If you don’t mind sharing your living space with others, look for hostels around this location for easy accessibility. Another wallet-friendly option is to look for budget hotels, such as Citybox Oslo, that offers private rooms with shared facilities like a kitchen and common area.
To salmon or not to salmon
No trip to Norway is complete without trying some delectable locally-farmed salmon and caviar. However, a simple salmon meal can cost you close to MYR600 (approximately USD143) for two. If you want to splurge on salmon, you’ll need to start planning the rest of your meals with a touch of budget consciousness.
Restaurant meals in Norway are generally priced higher – we’re talking MYR400 (approximately USD96) for two pizzas! It’s why most locals prefer to cook at home. Fresh produce is abundant and of great quality. If you don’t mind some holiday cooking, take a walk to a nearby grocery store and load up on some basics like deli meats, smoked salmon, freshly-baked bread, cheese, fruits, and veggies.
This way, you will save immensely on every restaurant meal while enjoying the local produce. Hitting convenience stores to satisfy sudden hunger pangs isn’t a bad idea either, as most stores are well-stocked with baked goods, ready-to-eat meals, smoothies, fresh fruit juices, and coffee. There are also vegan and vegetarian options.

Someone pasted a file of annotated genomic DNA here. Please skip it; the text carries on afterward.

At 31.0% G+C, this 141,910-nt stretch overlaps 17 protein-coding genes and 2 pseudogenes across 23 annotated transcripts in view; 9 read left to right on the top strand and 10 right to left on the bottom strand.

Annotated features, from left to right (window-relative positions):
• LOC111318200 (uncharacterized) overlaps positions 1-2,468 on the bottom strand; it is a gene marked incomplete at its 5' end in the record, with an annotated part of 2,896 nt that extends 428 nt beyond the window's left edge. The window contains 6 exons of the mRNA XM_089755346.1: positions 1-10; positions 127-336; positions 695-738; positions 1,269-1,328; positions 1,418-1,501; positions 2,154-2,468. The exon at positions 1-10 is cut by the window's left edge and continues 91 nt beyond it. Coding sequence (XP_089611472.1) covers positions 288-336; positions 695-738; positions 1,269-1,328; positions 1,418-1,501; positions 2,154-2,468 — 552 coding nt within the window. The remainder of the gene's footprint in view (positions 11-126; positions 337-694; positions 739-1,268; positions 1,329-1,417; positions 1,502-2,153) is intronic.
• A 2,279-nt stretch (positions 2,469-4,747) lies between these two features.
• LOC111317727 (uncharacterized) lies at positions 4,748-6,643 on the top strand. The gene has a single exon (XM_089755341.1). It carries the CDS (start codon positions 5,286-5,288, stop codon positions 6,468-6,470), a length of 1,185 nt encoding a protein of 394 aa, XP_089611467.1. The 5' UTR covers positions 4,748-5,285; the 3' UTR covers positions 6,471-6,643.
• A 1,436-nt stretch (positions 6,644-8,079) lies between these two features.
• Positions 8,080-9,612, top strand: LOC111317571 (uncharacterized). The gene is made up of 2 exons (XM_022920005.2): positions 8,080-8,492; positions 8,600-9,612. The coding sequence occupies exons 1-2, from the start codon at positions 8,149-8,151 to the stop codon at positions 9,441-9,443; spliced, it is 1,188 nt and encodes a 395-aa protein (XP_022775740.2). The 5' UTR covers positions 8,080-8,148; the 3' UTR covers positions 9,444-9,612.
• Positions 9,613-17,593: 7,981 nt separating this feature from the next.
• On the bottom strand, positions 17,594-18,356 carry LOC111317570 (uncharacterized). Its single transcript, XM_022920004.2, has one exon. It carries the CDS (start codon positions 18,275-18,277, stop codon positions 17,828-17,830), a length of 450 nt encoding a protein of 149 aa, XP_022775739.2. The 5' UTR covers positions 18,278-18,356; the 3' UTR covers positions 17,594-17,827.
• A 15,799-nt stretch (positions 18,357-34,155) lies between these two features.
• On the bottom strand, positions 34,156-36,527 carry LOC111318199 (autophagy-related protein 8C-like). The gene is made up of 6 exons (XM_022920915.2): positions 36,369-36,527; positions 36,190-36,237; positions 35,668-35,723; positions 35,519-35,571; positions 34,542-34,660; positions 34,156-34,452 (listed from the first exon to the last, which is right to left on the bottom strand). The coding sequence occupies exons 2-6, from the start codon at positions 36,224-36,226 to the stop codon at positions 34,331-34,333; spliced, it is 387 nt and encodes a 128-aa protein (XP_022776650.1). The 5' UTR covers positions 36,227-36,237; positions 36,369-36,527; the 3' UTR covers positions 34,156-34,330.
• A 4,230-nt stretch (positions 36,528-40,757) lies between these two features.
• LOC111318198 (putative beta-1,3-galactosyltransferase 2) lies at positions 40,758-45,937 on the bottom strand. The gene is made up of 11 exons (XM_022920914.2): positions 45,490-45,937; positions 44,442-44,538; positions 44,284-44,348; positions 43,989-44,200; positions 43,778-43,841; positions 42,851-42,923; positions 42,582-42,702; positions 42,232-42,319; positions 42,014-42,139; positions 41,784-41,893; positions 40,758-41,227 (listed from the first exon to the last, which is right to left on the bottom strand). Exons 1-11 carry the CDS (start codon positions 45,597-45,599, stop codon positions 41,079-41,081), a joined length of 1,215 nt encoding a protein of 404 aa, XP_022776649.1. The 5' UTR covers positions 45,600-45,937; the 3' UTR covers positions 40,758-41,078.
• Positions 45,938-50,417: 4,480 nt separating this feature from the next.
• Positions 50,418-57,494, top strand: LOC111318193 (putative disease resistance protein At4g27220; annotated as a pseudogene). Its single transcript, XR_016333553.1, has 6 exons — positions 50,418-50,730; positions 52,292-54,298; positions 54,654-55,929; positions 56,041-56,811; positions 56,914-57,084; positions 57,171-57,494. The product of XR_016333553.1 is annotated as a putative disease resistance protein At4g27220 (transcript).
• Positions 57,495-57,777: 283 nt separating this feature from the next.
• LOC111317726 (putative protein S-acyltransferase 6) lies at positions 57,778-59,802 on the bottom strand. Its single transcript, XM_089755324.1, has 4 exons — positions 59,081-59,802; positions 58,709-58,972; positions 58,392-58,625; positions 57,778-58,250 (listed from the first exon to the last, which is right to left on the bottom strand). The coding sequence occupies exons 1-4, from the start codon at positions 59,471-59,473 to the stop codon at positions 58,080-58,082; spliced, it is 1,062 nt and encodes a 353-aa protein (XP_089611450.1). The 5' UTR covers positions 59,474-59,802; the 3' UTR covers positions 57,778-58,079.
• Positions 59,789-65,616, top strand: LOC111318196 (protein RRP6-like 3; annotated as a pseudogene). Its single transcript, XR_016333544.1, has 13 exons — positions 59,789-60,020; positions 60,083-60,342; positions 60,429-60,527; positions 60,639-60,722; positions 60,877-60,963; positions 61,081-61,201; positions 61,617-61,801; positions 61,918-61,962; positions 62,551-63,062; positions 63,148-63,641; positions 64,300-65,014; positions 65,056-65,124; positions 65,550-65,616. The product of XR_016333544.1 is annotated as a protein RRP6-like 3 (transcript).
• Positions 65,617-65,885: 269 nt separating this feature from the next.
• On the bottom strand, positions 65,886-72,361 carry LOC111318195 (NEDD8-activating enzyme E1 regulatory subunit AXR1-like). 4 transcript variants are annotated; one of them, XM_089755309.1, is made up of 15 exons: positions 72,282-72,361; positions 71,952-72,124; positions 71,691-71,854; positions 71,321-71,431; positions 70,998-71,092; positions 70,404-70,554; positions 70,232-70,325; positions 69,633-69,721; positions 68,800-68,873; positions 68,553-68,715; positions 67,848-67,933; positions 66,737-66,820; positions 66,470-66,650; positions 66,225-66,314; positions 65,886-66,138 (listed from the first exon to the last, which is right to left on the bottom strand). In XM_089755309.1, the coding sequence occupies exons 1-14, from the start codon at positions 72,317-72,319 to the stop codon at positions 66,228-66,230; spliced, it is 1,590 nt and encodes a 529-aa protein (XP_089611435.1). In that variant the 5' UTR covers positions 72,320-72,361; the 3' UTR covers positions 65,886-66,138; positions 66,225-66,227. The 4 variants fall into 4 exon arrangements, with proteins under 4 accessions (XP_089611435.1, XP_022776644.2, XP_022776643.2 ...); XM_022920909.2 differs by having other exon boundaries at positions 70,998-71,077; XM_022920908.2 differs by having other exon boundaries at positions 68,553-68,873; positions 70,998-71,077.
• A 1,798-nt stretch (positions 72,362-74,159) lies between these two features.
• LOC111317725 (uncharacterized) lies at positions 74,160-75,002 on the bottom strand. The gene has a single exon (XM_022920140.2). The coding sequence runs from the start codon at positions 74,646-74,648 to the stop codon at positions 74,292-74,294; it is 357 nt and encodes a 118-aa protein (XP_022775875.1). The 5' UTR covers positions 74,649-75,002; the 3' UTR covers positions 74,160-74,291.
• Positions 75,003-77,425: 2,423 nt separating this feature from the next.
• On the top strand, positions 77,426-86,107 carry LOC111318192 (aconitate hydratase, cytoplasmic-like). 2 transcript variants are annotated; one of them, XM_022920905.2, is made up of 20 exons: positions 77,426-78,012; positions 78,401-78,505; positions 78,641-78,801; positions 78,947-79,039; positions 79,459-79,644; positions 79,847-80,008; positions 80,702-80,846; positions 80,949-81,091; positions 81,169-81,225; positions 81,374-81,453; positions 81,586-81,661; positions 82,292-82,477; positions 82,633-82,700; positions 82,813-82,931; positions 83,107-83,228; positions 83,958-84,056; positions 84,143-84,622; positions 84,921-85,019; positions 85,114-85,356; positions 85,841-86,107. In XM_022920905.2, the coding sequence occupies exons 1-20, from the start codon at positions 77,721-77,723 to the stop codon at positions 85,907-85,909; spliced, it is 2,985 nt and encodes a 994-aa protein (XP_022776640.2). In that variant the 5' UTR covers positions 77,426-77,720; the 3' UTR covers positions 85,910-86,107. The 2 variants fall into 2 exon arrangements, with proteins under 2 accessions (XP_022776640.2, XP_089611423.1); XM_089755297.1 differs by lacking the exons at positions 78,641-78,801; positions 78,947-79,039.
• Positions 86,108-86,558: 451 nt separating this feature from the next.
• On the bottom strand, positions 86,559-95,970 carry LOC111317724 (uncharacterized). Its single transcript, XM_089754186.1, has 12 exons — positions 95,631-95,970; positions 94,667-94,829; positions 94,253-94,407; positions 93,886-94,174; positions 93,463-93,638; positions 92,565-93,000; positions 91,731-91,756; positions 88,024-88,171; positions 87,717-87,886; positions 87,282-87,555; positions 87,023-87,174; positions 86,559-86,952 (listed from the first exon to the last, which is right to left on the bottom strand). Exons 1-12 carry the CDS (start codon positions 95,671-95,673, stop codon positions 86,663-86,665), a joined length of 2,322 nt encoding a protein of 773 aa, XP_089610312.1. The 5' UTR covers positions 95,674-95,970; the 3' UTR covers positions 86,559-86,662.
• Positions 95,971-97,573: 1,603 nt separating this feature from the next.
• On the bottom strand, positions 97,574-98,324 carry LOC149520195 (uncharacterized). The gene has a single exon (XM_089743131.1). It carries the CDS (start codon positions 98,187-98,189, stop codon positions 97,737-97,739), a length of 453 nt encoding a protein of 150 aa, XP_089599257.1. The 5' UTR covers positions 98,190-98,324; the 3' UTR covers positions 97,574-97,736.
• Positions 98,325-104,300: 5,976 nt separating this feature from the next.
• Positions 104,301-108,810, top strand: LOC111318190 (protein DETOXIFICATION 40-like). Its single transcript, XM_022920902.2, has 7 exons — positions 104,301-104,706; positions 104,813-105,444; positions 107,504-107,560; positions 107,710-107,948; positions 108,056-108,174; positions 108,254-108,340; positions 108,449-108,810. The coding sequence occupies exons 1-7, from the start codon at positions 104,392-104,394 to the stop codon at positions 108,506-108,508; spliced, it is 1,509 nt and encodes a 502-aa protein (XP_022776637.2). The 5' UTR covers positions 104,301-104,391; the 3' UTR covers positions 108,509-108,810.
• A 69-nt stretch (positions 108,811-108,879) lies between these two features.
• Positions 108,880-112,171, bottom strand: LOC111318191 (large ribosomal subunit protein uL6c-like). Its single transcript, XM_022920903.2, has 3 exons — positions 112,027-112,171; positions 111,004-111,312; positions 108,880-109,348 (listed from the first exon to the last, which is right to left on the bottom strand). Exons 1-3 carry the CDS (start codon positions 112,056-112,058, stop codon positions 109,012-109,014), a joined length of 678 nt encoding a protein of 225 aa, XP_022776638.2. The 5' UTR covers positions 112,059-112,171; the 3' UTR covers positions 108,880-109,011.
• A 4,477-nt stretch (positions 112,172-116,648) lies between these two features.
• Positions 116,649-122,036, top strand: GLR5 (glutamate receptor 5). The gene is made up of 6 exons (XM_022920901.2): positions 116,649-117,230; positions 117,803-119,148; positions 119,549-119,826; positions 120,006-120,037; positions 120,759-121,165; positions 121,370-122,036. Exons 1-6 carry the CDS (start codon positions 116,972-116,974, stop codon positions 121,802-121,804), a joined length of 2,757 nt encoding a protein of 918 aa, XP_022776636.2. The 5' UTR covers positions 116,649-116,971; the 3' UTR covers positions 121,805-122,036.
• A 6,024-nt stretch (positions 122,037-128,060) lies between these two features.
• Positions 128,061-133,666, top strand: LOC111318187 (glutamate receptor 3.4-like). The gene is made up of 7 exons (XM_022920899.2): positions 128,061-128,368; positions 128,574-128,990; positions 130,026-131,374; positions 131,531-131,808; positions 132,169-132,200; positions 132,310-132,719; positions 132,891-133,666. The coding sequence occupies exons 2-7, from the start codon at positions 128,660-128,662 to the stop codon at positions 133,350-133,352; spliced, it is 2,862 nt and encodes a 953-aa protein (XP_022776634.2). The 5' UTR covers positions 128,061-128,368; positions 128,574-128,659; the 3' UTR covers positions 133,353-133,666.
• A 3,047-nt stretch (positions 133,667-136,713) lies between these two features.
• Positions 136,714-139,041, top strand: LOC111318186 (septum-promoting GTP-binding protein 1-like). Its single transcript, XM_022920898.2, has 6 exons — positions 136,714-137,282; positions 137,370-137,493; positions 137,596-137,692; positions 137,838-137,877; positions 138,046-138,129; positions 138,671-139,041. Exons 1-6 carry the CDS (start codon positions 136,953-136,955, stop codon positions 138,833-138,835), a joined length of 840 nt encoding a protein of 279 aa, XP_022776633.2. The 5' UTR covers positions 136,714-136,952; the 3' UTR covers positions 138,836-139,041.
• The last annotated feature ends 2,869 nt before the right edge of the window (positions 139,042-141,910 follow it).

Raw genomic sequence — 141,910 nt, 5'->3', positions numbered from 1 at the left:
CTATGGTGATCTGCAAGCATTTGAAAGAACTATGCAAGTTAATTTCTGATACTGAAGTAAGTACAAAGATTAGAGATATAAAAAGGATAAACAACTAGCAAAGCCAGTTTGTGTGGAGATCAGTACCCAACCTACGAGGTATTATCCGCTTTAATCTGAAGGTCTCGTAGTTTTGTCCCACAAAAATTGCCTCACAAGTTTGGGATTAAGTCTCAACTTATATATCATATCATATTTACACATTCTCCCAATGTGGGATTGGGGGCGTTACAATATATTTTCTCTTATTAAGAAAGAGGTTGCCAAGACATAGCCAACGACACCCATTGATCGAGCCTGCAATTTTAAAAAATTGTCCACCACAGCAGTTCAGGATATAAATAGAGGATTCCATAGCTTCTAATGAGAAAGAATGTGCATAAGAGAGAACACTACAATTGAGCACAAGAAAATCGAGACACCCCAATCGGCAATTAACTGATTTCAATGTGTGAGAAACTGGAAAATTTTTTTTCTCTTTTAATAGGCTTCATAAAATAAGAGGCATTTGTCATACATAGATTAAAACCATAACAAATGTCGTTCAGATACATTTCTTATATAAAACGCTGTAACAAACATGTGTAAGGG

One card to rule them all
Before you begin your adventures, invest in the Oslo Pass – the city’s official travel card that gives you free access to public transport (trams, buses, and metros within Oslo and its neighbouring suburban areas), major attractions (Viking Ship Museum, Norsk Folkemuseum, and more), and discounts at restaurants and other experiences. You can purchase the Oslo Pass at kiosks around the city including the Oslo Central Station or get your card online.
Depending on the length of your stay, you can pick a card that lasts from 24 to 72 hours. Reasonably priced, this card is an armour to preventing unnecessary credit card swipes. This is the plastic you want to flash.
For that shopping bug
Most of the popular shopping districts in Oslo feature luxury and high street brands; not the shops you want to be at while travelling on a budget. A great tip here is to avoid mainstream shopping malls and instead shop at museum stores and art galleries to pick up souvenirs. For example, while at the Viking Museum, we were able to buy some stone Viking coasters for only MYR50 (approximately USD12).
Most art galleries and museums will have an assorted collection of souvenirs ranging from aprons, cookware, chocolate, books, bags, handmade accessories, and beauty items you aren’t likely to find anywhere else. Surprisingly, not everything comes with a huge price tag, making it the perfect place to get a holiday treat. If you want to purchase some local chocolate, stop by the duty-free shop at Oslo Airport for great deals and discounts.
Have you travelled to Oslo before? Share your Norwegian travel adventures and tips in the comments section below to help a fellow traveller make most of their time in Norway.
*All photos courtesy of the author